A Safe and Respectful Environment
My first priority is to establish a safe and respectful learning environment. I have never had an issue with excessive disruption, cell phone use or side conversations. I think this is because I establish guidelines about expected student behavior clearly and definitively in the course syllabus, and follow up by enforcing it in a consistent way. It is my expectation that students will attend class consistently, be on time, and display professional and appropriate behavior in the classroom at all times. Therefore, expectations regarding attendance and professional behavior are spelled out. In fact, I feel so strongly about professional presence, particularly a class that covers sensitive material like Human Sexual Issues for Counselors, that I created a rubric: MHS 6470 Participation Attendance Rubric. The verbiage used varies depending on the developmental level of the students. It ranges from strict for undergraduates (MHS 4052), to slightly more lenient for graduates (MHS 6470), to non-existent in the Practicum classes (MHS 6800). By the time the students reach Practicum, they are almost ready to graduate, and they should at this point understand what is expected from them at the masters level.
An undergraduate syllabus: LoFrisco MHS 4052 Fall 11 (Human Relations Skills in Counseling)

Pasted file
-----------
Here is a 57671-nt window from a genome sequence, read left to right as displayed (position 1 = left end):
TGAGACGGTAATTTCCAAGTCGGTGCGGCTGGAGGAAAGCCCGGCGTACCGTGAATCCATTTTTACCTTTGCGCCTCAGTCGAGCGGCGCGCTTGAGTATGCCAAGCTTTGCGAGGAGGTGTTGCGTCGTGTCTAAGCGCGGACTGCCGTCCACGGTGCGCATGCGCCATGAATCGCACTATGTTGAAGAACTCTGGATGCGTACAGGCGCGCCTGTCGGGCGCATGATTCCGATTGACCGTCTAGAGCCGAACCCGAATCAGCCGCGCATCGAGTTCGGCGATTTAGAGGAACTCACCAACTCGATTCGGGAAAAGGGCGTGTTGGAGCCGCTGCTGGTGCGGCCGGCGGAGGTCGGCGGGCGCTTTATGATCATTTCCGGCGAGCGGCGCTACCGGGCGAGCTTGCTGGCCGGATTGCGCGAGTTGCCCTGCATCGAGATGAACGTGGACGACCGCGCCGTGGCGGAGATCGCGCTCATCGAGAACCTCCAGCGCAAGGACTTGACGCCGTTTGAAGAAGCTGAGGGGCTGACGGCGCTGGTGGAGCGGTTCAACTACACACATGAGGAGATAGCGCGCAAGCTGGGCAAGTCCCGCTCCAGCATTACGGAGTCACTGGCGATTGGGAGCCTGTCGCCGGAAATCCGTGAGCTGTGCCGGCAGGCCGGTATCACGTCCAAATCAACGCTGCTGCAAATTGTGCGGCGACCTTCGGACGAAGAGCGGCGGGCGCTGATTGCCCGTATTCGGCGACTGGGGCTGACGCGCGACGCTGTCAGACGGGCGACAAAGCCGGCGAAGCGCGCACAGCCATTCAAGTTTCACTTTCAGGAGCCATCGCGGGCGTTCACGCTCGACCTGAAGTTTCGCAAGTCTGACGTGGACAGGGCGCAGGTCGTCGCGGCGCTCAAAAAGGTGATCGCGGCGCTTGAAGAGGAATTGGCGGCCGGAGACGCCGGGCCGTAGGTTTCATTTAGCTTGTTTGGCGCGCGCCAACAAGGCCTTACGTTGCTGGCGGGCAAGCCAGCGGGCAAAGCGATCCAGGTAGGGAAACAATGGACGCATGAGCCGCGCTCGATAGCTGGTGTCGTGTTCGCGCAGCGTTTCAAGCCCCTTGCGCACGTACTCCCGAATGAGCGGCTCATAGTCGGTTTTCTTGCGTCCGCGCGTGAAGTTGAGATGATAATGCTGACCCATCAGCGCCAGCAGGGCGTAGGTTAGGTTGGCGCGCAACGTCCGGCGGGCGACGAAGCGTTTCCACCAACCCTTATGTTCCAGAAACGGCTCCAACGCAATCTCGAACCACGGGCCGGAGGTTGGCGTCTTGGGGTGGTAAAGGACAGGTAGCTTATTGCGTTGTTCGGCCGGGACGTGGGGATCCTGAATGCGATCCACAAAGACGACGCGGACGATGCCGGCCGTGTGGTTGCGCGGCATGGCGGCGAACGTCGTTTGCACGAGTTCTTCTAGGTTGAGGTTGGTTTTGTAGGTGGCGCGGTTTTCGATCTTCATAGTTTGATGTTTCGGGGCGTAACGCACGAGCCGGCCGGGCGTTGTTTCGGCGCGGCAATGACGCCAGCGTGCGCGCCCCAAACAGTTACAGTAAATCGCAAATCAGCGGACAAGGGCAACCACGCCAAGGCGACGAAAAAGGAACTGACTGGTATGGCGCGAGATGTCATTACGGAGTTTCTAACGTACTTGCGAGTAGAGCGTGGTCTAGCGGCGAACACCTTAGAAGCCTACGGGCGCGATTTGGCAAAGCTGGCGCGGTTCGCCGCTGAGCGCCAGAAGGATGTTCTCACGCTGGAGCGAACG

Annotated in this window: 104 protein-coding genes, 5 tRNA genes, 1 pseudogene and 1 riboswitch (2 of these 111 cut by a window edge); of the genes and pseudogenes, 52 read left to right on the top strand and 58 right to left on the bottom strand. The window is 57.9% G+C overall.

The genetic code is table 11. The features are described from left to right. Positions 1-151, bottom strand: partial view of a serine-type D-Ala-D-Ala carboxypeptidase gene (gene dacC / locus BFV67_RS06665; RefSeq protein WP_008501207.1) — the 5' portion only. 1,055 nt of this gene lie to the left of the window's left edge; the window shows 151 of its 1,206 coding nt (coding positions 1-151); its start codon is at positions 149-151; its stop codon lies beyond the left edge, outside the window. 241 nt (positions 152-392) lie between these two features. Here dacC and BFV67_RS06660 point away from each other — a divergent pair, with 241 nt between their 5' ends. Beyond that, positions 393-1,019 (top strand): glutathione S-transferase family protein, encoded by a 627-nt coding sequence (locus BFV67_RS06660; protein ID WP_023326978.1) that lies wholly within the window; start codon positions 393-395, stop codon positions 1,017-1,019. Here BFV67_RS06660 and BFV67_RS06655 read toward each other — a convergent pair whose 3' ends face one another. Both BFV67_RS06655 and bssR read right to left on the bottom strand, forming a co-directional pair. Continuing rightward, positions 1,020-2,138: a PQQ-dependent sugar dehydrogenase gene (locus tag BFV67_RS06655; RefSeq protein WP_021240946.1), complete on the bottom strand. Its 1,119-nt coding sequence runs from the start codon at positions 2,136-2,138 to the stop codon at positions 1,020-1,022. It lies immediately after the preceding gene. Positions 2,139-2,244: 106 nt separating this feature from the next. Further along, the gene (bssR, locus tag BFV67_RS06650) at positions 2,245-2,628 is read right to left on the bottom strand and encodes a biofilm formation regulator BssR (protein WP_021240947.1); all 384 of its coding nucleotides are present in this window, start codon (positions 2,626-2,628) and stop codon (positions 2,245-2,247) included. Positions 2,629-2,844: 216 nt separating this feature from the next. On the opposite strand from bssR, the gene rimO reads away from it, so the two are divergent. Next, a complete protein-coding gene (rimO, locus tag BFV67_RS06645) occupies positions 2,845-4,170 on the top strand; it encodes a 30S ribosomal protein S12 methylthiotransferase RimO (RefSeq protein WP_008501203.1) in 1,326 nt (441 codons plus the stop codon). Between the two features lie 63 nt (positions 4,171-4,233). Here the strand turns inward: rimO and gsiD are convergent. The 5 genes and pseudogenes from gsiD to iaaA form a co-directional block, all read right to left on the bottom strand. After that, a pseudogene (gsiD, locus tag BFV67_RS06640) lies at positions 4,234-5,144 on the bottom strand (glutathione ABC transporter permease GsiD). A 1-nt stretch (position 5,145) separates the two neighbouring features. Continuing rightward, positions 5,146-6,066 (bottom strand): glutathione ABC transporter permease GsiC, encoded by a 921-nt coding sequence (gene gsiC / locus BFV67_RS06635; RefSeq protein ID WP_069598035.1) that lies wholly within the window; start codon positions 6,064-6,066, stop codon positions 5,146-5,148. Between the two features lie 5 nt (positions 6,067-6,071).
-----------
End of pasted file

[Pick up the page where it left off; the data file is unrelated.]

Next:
A graduate syllabus:LoFrisco LoFrisco MHS 6470 Sum 12 (Human Sexual Issues for Counselors)
Practicum syllabi: LoFrisco MHS 6800 Fall 11, LoFrisco MHS 6800 Spr 12 (Practicum)
Preparation and Participation
To encourage students to participate, and process the material in a thoughtful and critical way, it is essential that they come to class prepared. Toward that end, I tend to give short, random quizzes at the beginning of class to ensure they have read the material beforehand. The questions on these quizzes are general questions about the material, as opposed to questions about specific facts that would require memorization. I do not think that memorization of specific facts helps students to grow and develop in their careers, nor do I think it facilitates learning. Research also shows that it can actually harm the brain. I also do not think it is a fair way to measure their internal processing of information.
Example quiz from Human Sexual Issues in Counseling: Quiz 3 Sexual Dysfunctions
In the Classroom – Critical Thinking and Respect
I like to start my classes off on a positive note, by asking my students how they are doing, and addressing any concerns that come up. The following video exemplifies the typical way I begin class:
To encourage my students to think critically, I ask them questions that require them to do so. In this video, I am processing an assignment that they had prepared by researching historical events of various decades:
Reviewing an Assignment:
Sometimes, students challenge you. I demonstrate respect for students by listening carefully to their ideas, thoughts and even arguments, and then explaining my position. In this video, I address a student challenge:
A Challenge From a Student:
I also utilize activities to help students process the material and simultaneously sharpen their critical thinking skills. Here are some examples:
- Ethics case activity (Fall 2010)
- Multicultural Panel